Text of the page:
04 July 2013

It's About Time

With all the time that's passed since my last galley-build post, you might suspect that I've hit a road-block, given up, and am hoping you've forgotten all about it. But, no... instead, I've been fighting a titanic battle with Chronos, the god of time.

Chronos... a dirty fighter, if there ever was one.

I started off pretty well. After testing the fit of my two patterns, I laid them out on my sheet of exterior-grade MDO plywood, trying to use the wood as efficiently as possible.

Laying patterns out on plywood
Then I cut the panels out using my go-to tool for this kind of work, a sabre saw. This is actually a lousy tool for the job, because if you are not VERY careful, the blade tends to bend, and you end up with a non-square cut.

However, if you use the stiffest blade you can find, cut very slowly so you are not forcing the blade into the wood, and are extremely careful about keeping the blade vertical, you can do an adequate job. I had just a few spots that needed leveling with a chisel, afterwards.

If you know a better tool for cutting out big pieces like this, I'd love to hear about it.

Cut out with trusty sabre saw

With the two panels cut out, it was time to start working on the teak trim. I always like to start with the hardest part, so I decided to start with the curved corner piece -- the piece that will connect the vertical edge of the panel with the top rail. You want this corner to be rounded so that if you are thrown against it in a seaway, it won't poke a hole in your ribs.

First, I made a pattern for the piece. I wanted a 4" radius curve. I have a book on this stuff, and it recommended orienting the pattern on the grain as shown below.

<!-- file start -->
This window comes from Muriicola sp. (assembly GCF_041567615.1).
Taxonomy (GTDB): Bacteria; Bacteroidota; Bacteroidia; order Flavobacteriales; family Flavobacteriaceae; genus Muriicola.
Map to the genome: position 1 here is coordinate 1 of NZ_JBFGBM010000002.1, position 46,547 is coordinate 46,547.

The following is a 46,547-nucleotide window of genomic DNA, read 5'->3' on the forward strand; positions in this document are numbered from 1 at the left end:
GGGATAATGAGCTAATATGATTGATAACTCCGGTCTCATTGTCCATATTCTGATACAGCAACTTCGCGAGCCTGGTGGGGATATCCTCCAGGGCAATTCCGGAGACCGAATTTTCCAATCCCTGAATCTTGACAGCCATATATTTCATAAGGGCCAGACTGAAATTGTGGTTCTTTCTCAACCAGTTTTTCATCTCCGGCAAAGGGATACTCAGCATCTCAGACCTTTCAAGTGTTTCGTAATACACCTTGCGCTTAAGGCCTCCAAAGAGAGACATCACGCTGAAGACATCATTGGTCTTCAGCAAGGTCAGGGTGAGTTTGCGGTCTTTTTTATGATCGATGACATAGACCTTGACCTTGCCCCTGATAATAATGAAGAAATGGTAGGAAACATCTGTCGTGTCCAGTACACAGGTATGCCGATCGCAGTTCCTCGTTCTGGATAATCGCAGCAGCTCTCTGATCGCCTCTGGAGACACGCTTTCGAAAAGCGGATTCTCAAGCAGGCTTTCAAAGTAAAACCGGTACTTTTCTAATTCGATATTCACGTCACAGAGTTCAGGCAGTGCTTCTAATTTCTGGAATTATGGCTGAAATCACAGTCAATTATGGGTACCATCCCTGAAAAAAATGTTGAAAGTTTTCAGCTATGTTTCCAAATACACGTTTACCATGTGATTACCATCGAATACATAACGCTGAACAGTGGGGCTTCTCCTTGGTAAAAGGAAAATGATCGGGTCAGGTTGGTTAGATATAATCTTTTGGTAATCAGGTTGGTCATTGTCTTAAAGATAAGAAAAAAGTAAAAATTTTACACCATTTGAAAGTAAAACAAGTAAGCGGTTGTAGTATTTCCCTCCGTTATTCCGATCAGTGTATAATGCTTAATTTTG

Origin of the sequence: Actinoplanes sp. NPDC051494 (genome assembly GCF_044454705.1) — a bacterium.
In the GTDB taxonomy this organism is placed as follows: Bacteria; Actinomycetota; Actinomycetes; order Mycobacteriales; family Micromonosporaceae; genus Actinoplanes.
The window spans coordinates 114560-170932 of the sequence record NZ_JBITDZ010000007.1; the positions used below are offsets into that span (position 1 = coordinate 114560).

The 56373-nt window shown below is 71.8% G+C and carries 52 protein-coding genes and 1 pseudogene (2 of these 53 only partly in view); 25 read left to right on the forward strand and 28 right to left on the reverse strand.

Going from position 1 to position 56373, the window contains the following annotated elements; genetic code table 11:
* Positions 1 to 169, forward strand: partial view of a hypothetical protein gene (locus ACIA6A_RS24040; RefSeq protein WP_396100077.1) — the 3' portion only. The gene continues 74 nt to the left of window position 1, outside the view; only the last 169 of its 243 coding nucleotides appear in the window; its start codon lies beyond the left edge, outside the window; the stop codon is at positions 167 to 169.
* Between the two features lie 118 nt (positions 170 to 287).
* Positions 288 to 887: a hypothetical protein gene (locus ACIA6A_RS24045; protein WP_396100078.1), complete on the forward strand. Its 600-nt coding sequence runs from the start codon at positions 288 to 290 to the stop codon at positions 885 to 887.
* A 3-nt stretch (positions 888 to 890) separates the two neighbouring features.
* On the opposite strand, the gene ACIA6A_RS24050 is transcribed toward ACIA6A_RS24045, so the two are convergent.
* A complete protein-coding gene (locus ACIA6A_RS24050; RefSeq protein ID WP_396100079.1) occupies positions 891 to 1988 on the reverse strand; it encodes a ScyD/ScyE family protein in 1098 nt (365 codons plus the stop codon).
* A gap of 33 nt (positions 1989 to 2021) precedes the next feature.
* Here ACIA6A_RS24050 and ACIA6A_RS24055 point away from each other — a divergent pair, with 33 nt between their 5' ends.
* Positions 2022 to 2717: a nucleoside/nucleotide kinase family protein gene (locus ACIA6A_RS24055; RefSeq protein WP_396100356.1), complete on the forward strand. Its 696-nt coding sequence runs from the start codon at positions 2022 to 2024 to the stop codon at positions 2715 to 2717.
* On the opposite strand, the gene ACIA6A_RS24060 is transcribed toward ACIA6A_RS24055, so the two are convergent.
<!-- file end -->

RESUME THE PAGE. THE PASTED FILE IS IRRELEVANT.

Pattern for corner trim
I actually should have positioned the pattern as close to the bottom edge as possible. This would have left more wood below the piece to clamp to, but I didn't think about it until I'd made the cut.

Here is the piece with the inside edge revealed. At this point, I realized I'd have to clamp the piece in a vise to cut the groove, so left bottom cut till later.

Inside edge exposed, with meat left to clamp to
Here's the piece in the vice. I've just started cutting the groove with a 3/4" chisel. I actually don't hold a chisel like that when using it! I was just holding it in place for the photo.

Cutting channel with chisel.
(who holds a chisel like that???)
After a whole lot of digging, I finished the channel. I still didn't have the nerve to cut the 4" radius curve in my real panels (a good thing, as it turned out), so I cut the curve in one of the offcuts to test the fit.

Finished channel, with corner cut in scrap of plywood
for testing.

As you can see, it fit perfectly! Eventually!

It fits!